Central Bank to track FX debts of companies

Published 09.04.2017 21:47
Updated 09.04.2017 21:48

Deputy Prime Minister Mehmet Şimşek said that the Central Bank of the Republic of Turkey (CRBT) has started collecting data with the new follow-up that has been created to follow companies' foreign exchange debts. He said, "The data of approximately 110 companies, which have about 23 percent of the foreign debts in Turkey, will be collected within a month."

Speaking to Anadolu Agency (AA), Şimşek said that individuals were prohibited from borrowing in foreign currencies after the 2008 global economic crisis in an attempt to protect households and consumers against exchange rate risks.

Emphasizing that the management of the real sector exchange rate is also a serious issue, Şimsek said that it is important for Turkey to take additional measures against exchange rate volatility in an environment with ongoing uncertainties in the global economy.

Pointing out the importance of determining how much foreign exchange debt companies have in taking measures and making the necessary regulations, Şimşek said that the "systemic risk data follow-up model" was created by the central bank in order to create healthy surveillance ability against exchange rate risk in the real sector.

Şimsek further noted that the pilot schemes were actualized after the completion of certain infrastructure works, adding that the CRBT has begun collecting data on companies in a new and improved format within the framework of the model that was created to monitor the real sector's foreign currency positions in a more comprehensive and reasonable frequency range.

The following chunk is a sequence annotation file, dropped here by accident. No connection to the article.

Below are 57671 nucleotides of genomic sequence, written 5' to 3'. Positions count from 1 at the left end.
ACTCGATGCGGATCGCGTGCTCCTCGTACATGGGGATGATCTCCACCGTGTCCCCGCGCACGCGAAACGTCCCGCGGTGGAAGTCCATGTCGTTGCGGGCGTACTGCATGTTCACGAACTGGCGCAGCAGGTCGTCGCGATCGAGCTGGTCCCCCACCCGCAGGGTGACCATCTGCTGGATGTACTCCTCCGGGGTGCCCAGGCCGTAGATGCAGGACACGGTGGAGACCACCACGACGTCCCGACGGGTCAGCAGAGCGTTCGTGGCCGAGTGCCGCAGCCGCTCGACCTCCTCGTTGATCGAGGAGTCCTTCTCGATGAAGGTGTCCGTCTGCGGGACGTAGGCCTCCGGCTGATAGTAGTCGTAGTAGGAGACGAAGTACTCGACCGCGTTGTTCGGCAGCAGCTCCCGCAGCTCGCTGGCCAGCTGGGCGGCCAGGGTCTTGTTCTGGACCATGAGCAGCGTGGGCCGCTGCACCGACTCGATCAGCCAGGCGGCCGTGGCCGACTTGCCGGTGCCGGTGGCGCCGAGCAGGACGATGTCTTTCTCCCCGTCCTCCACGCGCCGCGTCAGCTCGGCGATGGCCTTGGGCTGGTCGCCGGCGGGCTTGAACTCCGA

Şimşek stated that the CRBT plans to collect the data of about 110 compan

ies, which constitute 23 percent of the total foreign currency debt, within a month, stressing that some 2,000 companies will be taken into the scope of the study and the detailed data set of nearly 83 percent of total foreign currency debts will be followed as a result of the analysis of the obtained data.

'Incentives and regulations will be reconsidered'

Emphasizing the significance of the actualization of the study, Şimşek said, "We will soon revisit the framework of incentives and macro prudential regulations in order to contribute to prudent borrowing and risk management by analyzing the obtained data."

Şimşek highlighted the importance of observing the link between the foreign exchange revenues and foreign exchange liabilities of companies and of using derivatives for foreign exchange risk management in terms of financial stability.

Explaining that the framework of macro prudential regulations will be based on these objectives and a gradual process of integration, Şimşek stated that the foreign currency borrowing of about 23,000 companies with a relatively lower portion of total foreign currency debt will also be addressed from a structural perspective in a later period.

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